A poem I wrote about my father, who recently turned 79 and has been showing the signs of a mind and body slowing down and no longer being cognisant of the happenings of everyday life in real time. Not all the time, but enough to be of justifiable concern. It is old age. It is diminished brain function. It is both unexceptional and deeply saddening. It occurred to me that this sometime inability to be present means the company and conversation races away from him. But then he somehow comes back and participates joyfully. This poem tries to guess at what the experience might be like for him.
Breasting the Tape
They’re not where I am, these faces I know.
I am elsewhere, on the sunlit paths of my youth,
jumping, in shorts, over dustbins by the back door,
and escaping. Running. Running. Running. And grinning.
I grin now too, but at what I don’t know.
Asked if I remember, I know I don’t. Too hard
to pull a face from the fog, a name from a bagful of letters.
I offer one thing I do know, and draw my finger from Point A to Point B.
I sag and I slump and I stare into space. I don’t think
I am frightened, but I may appear to be, as someone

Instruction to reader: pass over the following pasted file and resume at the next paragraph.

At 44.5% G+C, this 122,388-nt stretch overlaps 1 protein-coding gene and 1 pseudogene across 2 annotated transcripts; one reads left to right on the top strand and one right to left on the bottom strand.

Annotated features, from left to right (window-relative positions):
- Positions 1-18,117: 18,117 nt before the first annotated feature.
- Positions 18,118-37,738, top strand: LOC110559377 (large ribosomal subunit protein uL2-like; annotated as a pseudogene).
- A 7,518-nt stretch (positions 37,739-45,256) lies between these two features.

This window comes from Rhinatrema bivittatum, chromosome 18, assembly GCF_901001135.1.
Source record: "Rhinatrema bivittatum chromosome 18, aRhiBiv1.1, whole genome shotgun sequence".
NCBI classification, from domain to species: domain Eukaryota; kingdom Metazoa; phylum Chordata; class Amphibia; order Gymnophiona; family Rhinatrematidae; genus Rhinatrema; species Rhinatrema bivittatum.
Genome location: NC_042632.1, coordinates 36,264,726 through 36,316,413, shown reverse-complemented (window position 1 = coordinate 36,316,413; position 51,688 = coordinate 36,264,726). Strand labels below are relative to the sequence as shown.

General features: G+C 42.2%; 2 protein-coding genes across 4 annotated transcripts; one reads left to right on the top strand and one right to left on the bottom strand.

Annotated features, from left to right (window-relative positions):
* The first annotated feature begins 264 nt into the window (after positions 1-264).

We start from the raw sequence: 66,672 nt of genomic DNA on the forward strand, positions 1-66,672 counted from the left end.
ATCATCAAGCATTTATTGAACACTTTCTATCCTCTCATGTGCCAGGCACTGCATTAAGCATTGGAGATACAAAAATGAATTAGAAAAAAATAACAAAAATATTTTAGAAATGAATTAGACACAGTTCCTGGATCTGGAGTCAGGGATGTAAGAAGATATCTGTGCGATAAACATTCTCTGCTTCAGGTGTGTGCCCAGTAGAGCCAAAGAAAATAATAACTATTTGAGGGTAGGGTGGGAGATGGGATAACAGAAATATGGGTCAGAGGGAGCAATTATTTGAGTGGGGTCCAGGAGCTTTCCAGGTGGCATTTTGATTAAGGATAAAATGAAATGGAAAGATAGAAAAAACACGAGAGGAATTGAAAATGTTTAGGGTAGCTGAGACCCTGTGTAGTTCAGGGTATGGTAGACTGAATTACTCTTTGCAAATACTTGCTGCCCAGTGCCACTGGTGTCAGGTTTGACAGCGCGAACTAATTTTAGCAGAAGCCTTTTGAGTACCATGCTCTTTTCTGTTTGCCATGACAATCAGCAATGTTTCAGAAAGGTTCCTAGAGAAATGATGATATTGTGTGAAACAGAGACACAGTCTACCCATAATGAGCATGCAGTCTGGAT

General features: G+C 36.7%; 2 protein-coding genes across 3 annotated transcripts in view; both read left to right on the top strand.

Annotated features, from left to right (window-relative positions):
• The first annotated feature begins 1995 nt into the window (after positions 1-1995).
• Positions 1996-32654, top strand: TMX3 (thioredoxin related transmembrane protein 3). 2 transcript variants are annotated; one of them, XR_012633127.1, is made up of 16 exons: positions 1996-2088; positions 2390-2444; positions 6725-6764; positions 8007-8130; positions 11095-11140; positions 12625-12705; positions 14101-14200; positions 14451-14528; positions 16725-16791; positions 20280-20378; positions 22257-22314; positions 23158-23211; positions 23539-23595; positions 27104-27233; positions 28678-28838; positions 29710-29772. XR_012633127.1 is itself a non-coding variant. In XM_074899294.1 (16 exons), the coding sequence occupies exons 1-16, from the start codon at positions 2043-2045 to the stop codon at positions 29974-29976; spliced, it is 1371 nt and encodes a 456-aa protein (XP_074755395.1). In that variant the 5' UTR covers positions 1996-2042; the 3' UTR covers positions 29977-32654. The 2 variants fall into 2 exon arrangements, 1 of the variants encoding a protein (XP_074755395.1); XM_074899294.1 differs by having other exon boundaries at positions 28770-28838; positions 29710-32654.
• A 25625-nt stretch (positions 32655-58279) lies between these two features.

who I am sure came from me looks at me
with love and concern. My eyes ask why.
I am certain it is my fault. I am certain I was there.
I am certain I made the call. I am certain I
set the tone, showed the way, lit the fire, gave the push
– and now he is gone. But I’m told I’m wrong.
Mostly, my legs are gone too. Like my memories,
they no longer hold me up in this world. I walk
on kindling – brittle, easily broken – but I don’t
hear the snap and crunch as I stumble. As I fall.
Everyone is faster than me, racing ahead,
leaving me in the chasing pack. But suddenly,
I am back. My legs are strong, my hunger to compete
burns, and I am eating up the ground under my feet.
I see them all, from start to finish. From past
to present. My sons. Their partners. Their children.
My wife. Friends. Family. Animals. Trees. The smoke
in my hand. The drink on the table. The love I feel.
I am running again. And I am grinning too.
I greet them as I overtake. A back-slap. A bum-pat.
I am back in the here and now. I know who I am.
I am running. I am winning. I am breasting the tape.